Paper 61— The Mammalian Era on Urantia — Page 696

of this period, it underwent its greatest expansion subsequently. A small hoglike creature also developed which became the ancestor of the many species of swine, peccaries, and hippopotamuses. Camels and llamas had their origin in North America about the middle of this period and overran the western plains. Later, the llamas migrated to South America, the camels to Europe, and soon both were extinct in North America, though a few camels survived up to the ice age.

About this time a notable thing occurred in western North America: The early ancestors of the ancient lemurs first made their appearance. While this family cannot be regarded as true lemurs, their coming marked the establishment of the line from which the true lemurs subsequently sprang.

Like the land serpents of a previous age which betook themselves to the seas, now a whole tribe of placental mammals deserted the land and took up their residence in the oceans. And they have ever since remained in the sea, yielding the modern whales, dolphins, porpoises, seals, and sea lions.

The bird life of the planet continued to develop, but with few important evolutionary changes. The majority of modern birds were existent, including gulls, herons, flamingoes, buzzards, falcons, eagles, owls, quails, and ostriches.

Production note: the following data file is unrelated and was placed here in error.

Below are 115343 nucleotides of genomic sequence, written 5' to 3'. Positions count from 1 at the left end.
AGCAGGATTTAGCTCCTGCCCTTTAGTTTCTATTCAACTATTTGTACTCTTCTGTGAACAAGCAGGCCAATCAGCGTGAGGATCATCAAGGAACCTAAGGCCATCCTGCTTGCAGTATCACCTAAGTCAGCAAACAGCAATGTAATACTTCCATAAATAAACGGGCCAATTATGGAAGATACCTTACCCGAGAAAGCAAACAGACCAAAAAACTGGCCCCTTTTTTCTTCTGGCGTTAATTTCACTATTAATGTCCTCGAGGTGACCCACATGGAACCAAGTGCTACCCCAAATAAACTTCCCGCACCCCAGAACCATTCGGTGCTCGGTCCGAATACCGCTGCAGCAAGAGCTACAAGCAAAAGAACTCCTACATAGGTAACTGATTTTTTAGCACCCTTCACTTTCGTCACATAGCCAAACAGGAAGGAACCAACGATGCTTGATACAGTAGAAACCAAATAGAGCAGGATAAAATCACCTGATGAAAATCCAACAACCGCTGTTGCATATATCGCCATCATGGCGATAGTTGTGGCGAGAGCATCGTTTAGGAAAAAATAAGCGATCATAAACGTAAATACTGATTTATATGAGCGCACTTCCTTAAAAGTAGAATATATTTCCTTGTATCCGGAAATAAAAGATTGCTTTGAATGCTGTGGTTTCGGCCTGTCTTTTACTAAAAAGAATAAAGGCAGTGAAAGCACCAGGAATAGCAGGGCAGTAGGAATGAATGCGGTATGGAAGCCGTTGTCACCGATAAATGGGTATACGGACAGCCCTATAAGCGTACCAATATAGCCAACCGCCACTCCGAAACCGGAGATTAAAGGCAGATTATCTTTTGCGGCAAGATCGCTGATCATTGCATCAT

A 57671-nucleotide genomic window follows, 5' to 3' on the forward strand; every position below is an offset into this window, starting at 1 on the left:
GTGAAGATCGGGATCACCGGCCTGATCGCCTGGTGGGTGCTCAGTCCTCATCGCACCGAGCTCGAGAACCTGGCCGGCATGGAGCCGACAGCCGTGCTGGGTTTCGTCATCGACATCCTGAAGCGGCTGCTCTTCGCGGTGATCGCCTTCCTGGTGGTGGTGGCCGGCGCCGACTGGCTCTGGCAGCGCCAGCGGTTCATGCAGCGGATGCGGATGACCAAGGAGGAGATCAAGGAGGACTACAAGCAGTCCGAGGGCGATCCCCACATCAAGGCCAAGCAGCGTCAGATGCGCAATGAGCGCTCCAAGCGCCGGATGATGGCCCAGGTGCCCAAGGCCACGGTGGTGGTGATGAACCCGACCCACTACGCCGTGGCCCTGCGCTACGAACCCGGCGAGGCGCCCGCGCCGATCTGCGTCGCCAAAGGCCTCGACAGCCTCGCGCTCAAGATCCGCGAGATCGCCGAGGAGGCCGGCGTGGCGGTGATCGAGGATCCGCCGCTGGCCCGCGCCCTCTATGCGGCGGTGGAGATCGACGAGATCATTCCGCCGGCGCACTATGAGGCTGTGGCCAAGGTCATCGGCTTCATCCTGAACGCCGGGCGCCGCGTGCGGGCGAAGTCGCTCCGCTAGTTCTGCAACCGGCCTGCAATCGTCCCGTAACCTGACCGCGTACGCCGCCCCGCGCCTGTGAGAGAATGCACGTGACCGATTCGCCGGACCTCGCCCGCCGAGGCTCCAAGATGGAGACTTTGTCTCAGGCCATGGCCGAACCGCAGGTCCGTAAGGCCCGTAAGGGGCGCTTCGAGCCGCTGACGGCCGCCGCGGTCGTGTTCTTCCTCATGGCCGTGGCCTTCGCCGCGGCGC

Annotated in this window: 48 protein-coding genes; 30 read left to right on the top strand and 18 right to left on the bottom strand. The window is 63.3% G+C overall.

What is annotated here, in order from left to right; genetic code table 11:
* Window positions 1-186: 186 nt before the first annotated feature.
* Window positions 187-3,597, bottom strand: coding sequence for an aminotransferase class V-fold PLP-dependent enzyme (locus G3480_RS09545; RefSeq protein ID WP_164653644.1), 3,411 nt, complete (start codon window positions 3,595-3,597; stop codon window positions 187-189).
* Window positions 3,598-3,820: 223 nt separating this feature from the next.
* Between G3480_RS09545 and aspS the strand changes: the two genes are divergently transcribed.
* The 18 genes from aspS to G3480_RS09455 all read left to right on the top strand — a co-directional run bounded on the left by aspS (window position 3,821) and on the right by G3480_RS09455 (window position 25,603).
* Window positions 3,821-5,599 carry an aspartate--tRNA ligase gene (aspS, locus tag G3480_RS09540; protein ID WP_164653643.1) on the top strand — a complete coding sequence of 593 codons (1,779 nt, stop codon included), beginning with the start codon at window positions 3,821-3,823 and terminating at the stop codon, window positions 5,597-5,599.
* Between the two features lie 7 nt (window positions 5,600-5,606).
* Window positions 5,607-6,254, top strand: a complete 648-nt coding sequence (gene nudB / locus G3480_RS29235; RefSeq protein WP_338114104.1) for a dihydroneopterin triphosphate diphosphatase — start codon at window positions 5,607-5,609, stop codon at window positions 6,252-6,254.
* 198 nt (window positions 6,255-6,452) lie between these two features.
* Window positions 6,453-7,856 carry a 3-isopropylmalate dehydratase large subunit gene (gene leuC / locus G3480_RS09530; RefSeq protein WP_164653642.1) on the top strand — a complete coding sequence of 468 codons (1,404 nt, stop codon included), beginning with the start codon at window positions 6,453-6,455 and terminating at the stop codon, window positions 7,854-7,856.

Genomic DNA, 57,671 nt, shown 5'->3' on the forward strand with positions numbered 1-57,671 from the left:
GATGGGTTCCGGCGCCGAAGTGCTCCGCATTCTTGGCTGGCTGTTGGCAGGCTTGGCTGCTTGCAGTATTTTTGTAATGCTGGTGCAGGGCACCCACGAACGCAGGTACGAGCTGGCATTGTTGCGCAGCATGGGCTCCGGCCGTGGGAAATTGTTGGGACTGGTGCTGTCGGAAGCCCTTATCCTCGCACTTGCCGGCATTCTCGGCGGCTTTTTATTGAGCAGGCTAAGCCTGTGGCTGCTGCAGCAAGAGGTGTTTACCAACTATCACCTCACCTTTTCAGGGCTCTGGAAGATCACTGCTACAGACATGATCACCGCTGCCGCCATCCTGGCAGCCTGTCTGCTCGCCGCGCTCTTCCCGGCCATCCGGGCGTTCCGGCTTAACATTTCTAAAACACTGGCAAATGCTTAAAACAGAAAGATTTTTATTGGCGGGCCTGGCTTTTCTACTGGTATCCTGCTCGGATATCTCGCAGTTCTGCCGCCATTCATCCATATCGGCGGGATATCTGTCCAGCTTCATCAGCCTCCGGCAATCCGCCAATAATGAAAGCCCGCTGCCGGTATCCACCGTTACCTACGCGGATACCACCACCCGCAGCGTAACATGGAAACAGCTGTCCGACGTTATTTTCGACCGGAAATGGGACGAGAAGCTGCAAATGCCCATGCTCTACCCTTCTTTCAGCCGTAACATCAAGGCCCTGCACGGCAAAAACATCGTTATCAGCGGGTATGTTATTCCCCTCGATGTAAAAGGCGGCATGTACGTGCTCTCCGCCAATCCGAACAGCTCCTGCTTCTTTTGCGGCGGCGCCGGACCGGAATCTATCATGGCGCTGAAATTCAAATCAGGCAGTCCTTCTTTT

By the close of this Oligocene period, covering ten million years, the plant life, together with the marine life and the land animals, had very largely evolved and was present on earth much as today. Considerable specialization has subsequently appeared, but the ancestral forms of most living things were then alive.


Land elevation and sea segregation were slowly changing the world's weather, gradually cooling it, but the climate was still mild. Sequoias and magnolias grew in Greenland, but the subtropical plants were beginning to migrate southward. By the end of this period these warm-climate plants and trees had largely disappeared from the northern latitudes, their places being taken by more hardy plants and the deciduous trees.

There was a great increase in the varieties of grasses, and the teeth of many mammalian species gradually altered to conform to the present-day grazing type.

25,000,000 years ago there was a slight land submergence following the long epoch of land elevation. The Rocky Mountain region remained highly elevated so that the deposition of erosion material continued throughout the lowlands to the east. The Sierras were well re-elevated; in fact, they have been rising ever since. The great four-mile vertical fault in the California region dates from this time.

20,000,000 years ago was indeed the golden age of mammals. The Bering Strait land bridge was up, and many groups of animals migrated to North America from Asia, including the four-tusked mastodons, short-legged rhinoceroses, and many varieties of the cat family.

The first deer appeared, and North America was soon overrun by ruminants—deer, oxen, camels, bison, and several species of rhinoceroses—but the giant pigs, more than six feet tall, became extinct.